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Apple amends Samsung apology after judge’s order

05 Nov 2012
Gavel

Apple has amended the apology notice to Samsung on its website after it was ordered to do by a judge who was outraged their first attempt was so far wide of the mark.

Apple had been first ordered to post a notice on its website as part of a ruling in the High Court that found Samsung's Galaxy Tab device did not infringe on the design of the iPad. The notice was intended to ensure consumers were aware of the outcome.

However, the notice Apple posted was highly controversial, noting that although the case in the UK had found for Samsung, other locations including the US and Germany had found for Apple.

Samsung complained about this and judges agreed Apple had failed to perform as it was asked. Apple further angered the judges by having lawyer claim it would take 14 days to amend the text page of its website with the notice.

"I just can't believe the instructions you've been given. This is Apple. They cannot put something on their website?" said appeal's court judge Robin Jacob.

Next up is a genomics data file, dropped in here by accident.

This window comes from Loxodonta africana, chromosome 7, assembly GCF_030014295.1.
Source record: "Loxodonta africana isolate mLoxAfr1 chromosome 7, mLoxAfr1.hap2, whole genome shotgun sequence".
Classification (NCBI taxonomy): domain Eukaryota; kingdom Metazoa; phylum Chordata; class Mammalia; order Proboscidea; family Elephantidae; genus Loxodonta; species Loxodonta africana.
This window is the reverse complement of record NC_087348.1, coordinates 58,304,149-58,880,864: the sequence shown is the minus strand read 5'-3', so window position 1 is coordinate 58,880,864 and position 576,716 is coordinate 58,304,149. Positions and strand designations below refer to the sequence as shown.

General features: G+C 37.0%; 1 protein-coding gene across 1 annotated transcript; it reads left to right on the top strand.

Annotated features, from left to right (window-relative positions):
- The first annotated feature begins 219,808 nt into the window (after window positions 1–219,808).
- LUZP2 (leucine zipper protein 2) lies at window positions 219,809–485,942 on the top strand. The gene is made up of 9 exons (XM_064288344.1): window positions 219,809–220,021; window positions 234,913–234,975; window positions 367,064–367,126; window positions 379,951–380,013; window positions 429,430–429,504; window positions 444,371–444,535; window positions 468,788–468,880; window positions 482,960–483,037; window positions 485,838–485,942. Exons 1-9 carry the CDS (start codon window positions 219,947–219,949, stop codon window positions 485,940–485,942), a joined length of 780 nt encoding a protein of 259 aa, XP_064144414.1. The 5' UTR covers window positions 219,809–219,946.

Apple was given 48 hours to amend the notice and this was carried out over the weekend, with the new notice a much shorter, simpler update.

Apple was also forced to publish a note explaining its first apology was insufficient.

"On 25 October 2012, Apple published a statement on its UK website in relation to Samsung's Galaxy tablet computers. That statement was inaccurate and did not comply with the order of the Court of Appeal of England and Wales," it said.

Apple placed this on its front page, but below the main section that appears so users only see it if they actively scroll down once on the website.

Samsung was contacted for comment on the new notice from Apple but had not responded at the time of publication.

Apple' print apologies on the case have also started appearing in national newspapers such as The Guardian too, in what is one of the most embarrassing episodes for the firm in its ongoing legal war with Samsung.

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Dan Worth
About

Dan Worth is the news editor for V3 having first joined the site as a reporter in November 2009. He specialises in a raft of areas including fixed and mobile telecoms, data protection, social media and government IT. Before joining V3 Dan covered communications technology, data handling and resilience in the emergency services sector on the BAPCO Journal

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